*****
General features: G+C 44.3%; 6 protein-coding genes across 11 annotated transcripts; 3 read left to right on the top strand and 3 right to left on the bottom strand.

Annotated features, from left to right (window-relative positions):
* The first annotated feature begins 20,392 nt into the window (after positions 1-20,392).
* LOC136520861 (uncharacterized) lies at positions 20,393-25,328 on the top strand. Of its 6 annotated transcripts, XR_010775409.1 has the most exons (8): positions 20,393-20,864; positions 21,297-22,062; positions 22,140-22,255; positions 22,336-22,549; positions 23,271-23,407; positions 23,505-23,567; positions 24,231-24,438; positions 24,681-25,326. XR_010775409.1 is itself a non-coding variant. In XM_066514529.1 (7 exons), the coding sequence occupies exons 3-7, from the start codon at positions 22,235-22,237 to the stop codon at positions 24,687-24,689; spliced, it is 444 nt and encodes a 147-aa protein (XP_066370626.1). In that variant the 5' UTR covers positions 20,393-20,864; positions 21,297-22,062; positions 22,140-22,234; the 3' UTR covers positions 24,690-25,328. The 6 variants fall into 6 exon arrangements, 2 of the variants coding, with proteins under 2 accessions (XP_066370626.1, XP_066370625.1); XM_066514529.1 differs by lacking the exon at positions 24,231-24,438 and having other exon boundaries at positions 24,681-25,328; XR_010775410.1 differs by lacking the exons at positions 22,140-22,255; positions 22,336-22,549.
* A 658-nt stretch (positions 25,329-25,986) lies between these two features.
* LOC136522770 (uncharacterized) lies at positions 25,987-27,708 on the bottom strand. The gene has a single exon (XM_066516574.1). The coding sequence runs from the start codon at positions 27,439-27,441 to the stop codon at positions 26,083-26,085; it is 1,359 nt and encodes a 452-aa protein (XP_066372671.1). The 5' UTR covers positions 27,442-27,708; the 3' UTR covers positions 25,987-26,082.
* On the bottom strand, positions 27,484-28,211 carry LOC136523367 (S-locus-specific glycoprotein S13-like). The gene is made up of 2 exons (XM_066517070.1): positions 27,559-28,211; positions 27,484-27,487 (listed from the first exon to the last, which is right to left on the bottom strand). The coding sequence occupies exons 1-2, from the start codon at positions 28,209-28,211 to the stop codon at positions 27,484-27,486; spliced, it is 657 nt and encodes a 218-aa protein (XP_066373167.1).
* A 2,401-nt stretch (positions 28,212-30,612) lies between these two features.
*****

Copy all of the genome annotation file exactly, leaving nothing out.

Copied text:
General features: G+C 44.3%; 6 protein-coding genes across 11 annotated transcripts; 3 read left to right on the top strand and 3 right to left on the bottom strand.

Annotated features, from left to right (window-relative positions):
* The first annotated feature begins 20,392 nt into the window (after positions 1-20,392).
* LOC136520861 (uncharacterized) lies at positions 20,393-25,328 on the top strand. Of its 6 annotated transcripts, XR_010775409.1 has the most exons (8): positions 20,393-20,864; positions 21,297-22,062; positions 22,140-22,255; positions 22,336-22,549; positions 23,271-23,407; positions 23,505-23,567; positions 24,231-24,438; positions 24,681-25,326. XR_010775409.1 is itself a non-coding variant. In XM_066514529.1 (7 exons), the coding sequence occupies exons 3-7, from the start codon at positions 22,235-22,237 to the stop codon at positions 24,687-24,689; spliced, it is 444 nt and encodes a 147-aa protein (XP_066370626.1). In that variant the 5' UTR covers positions 20,393-20,864; positions 21,297-22,062; positions 22,140-22,234; the 3' UTR covers positions 24,690-25,328. The 6 variants fall into 6 exon arrangements, 2 of the variants coding, with proteins under 2 accessions (XP_066370626.1, XP_066370625.1); XM_066514529.1 differs by lacking the exon at positions 24,231-24,438 and having other exon boundaries at positions 24,681-25,328; XR_010775410.1 differs by lacking the exons at positions 22,140-22,255; positions 22,336-22,549.
* A 658-nt stretch (positions 25,329-25,986) lies between these two features.
* LOC136522770 (uncharacterized) lies at positions 25,987-27,708 on the bottom strand. The gene has a single exon (XM_066516574.1). The coding sequence runs from the start codon at positions 27,439-27,441 to the stop codon at positions 26,083-26,085; it is 1,359 nt and encodes a 452-aa protein (XP_066372671.1). The 5' UTR covers positions 27,442-27,708; the 3' UTR covers positions 25,987-26,082.
* On the bottom strand, positions 27,484-28,211 carry LOC136523367 (S-locus-specific glycoprotein S13-like). The gene is made up of 2 exons (XM_066517070.1): positions 27,559-28,211; positions 27,484-27,487 (listed from the first exon to the last, which is right to left on the bottom strand). The coding sequence occupies exons 1-2, from the start codon at positions 28,209-28,211 to the stop codon at positions 27,484-27,486; spliced, it is 657 nt and encodes a 218-aa protein (XP_066373167.1).
* A 2,401-nt stretch (positions 28,212-30,612) lies between these two features.